1. Jody says:

    If to be an agnostic, as Huxley asserts, is to believe that metaphysical issues are fundamentally unknowable and the problem of existence is insoluble. Then to move from agnostic to belief is to take a leap of faith, not necessarily in the contradiction of evidence, but in the absence of direct observable evidence. Examples of this leap thrive in the sciences. Quantum mechanics is just one example of this struggle. Heisenberg’s uncertainty principle reveals a limitation of human knowledge about the state of an electron, but I do not doubt my doctor’s ability to measure the state of those electrons with a magnetic resonance imaging tool and explore the health of my body. At a more plebian level, I take a leap of faith on a daily basis at work. In this case, it’s not that I can’t know; it’s that I have neither the time nor the resources to gather the fullness of evidence with which I do know. I must simply make the best guess with the evidence at hand. The trick, of course, is to know the quickest and best experiments to do to get 90% to the answer. Perhaps it is not a leap. Perhaps it is a skip or a hop. But for me, there is a chasm to cross to get to belief. And to get across that chasm is outside of my (current) comfortable gait.

  2. Sean says:

    You’re right on track, Jody (unless I completely misunderstood what you’re talking about – which is totally possible). My point is the one you assert with the illustration of your Dr. The absence of ALL the evidence, doesn’t exclude any evidence and the decisions we make are the result of the available evidence – not just “blind.” To have sight does not mean I am all-seeing.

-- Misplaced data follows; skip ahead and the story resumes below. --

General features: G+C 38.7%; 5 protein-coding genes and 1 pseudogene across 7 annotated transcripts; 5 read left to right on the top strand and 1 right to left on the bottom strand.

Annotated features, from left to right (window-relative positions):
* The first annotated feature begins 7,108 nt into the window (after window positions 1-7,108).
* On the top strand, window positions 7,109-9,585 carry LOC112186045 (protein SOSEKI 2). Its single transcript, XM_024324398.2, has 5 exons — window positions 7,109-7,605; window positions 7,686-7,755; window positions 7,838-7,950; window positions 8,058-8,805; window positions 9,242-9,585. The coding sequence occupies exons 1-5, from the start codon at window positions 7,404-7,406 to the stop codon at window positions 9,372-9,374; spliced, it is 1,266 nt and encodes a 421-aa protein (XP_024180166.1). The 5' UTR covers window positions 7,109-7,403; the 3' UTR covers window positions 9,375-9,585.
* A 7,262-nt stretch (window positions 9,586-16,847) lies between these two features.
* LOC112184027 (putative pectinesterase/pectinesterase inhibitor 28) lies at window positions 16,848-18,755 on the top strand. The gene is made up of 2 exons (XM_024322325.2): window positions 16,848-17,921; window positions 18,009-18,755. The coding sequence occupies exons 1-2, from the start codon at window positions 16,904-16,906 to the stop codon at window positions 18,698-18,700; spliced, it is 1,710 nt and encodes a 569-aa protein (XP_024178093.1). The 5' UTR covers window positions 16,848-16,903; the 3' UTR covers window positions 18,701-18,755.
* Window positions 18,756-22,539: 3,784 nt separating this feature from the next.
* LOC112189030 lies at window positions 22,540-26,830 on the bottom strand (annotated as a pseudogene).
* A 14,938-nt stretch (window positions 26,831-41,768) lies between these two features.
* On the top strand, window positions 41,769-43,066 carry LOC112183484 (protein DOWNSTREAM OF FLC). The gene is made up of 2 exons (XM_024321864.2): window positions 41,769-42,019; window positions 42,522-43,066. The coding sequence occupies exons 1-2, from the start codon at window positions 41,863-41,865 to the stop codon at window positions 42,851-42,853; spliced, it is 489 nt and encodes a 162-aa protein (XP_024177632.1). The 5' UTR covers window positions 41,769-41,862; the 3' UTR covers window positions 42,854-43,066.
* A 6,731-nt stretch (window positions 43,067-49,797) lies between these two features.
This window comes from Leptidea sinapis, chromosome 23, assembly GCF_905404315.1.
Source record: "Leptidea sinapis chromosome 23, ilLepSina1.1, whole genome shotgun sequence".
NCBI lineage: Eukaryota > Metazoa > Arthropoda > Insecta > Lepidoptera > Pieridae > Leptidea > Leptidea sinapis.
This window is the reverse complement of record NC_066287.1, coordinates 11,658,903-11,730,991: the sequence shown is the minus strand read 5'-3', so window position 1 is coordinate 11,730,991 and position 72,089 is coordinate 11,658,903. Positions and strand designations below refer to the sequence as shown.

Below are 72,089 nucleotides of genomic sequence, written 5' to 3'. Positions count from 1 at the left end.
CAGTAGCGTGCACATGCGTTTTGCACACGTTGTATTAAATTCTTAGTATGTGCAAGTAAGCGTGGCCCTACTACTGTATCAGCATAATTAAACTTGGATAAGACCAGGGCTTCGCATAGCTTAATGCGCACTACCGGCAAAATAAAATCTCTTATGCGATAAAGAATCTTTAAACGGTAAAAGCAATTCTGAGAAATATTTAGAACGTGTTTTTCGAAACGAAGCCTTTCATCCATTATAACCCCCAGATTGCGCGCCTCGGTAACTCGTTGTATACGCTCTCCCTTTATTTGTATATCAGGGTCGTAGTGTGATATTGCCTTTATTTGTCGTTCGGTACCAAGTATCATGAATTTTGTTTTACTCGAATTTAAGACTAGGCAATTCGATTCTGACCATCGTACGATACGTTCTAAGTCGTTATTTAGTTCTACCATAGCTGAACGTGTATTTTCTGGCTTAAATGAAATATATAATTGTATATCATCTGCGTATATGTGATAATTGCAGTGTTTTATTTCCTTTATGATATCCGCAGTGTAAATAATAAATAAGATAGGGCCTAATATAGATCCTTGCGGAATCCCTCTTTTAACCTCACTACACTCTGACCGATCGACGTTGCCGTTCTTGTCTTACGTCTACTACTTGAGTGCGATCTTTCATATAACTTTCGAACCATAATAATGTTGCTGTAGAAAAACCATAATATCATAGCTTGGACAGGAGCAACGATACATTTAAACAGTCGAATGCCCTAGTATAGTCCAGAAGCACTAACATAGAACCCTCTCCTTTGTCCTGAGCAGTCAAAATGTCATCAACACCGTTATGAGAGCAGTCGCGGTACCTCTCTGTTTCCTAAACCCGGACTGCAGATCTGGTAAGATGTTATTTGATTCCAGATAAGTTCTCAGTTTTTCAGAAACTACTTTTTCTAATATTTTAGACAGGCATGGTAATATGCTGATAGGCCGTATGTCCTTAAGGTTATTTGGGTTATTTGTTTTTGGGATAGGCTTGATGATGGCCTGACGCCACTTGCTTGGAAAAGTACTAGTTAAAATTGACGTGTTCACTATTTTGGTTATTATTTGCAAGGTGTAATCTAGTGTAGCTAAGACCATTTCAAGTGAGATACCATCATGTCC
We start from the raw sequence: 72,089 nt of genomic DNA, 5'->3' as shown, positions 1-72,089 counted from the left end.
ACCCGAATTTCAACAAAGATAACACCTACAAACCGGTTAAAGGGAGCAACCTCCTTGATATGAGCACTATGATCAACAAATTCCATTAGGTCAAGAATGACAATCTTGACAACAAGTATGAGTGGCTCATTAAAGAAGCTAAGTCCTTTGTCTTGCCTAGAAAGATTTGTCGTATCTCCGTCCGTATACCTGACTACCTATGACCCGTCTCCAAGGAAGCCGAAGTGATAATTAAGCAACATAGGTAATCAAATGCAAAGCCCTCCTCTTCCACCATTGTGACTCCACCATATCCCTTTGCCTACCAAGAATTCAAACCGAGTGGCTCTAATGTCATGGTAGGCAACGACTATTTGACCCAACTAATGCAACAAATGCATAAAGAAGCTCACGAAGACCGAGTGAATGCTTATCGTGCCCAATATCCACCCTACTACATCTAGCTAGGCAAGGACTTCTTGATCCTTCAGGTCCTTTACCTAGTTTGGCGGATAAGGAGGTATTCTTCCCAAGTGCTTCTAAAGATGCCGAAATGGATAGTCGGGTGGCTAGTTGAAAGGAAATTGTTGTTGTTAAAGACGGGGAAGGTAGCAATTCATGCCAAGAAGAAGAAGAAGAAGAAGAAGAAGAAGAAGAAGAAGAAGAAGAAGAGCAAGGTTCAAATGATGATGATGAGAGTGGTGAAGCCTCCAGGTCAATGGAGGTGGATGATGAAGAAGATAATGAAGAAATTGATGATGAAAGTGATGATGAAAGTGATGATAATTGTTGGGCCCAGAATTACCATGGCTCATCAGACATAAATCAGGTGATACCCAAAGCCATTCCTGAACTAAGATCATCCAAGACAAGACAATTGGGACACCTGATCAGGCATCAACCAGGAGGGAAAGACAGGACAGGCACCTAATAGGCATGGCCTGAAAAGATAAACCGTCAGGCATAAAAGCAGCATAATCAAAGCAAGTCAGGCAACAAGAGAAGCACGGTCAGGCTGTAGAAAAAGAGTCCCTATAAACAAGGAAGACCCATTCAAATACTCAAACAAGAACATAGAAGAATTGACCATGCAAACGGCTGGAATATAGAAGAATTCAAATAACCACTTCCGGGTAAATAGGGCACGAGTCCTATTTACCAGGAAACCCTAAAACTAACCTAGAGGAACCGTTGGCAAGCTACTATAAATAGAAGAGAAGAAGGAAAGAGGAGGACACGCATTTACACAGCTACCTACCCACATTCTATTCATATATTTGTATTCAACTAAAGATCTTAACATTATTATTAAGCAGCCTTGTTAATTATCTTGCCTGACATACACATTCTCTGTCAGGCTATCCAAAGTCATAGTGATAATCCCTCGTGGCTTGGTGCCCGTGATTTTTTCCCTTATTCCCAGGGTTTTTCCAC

But Jesus, IMHO, has breached the wall between the noumenal and phenomenal. As I asserted, the chief way the scriptures teach access to the metaphysical is through the physical – participation in Triune life. Or mosre basically stated, try it out! The Apostle Paul, would suggest that the direct observable evidence should be the community initiated by the cross of Jesus. Unfortunately, we haven’t always done so well at this – as I point out in a weekly basis. Nevertheless, consider this: If someone were sacrificial, loving, gentle, honesty, trustworthy, etc…and they were in a community that was equally as good; that would be significant evidence, would it not?

    Each week I grieve that modern Christians – and dead ones too – were more of what we profess to be, but I’ve had enough experiences, and known enough good people that I retain faith in the faith.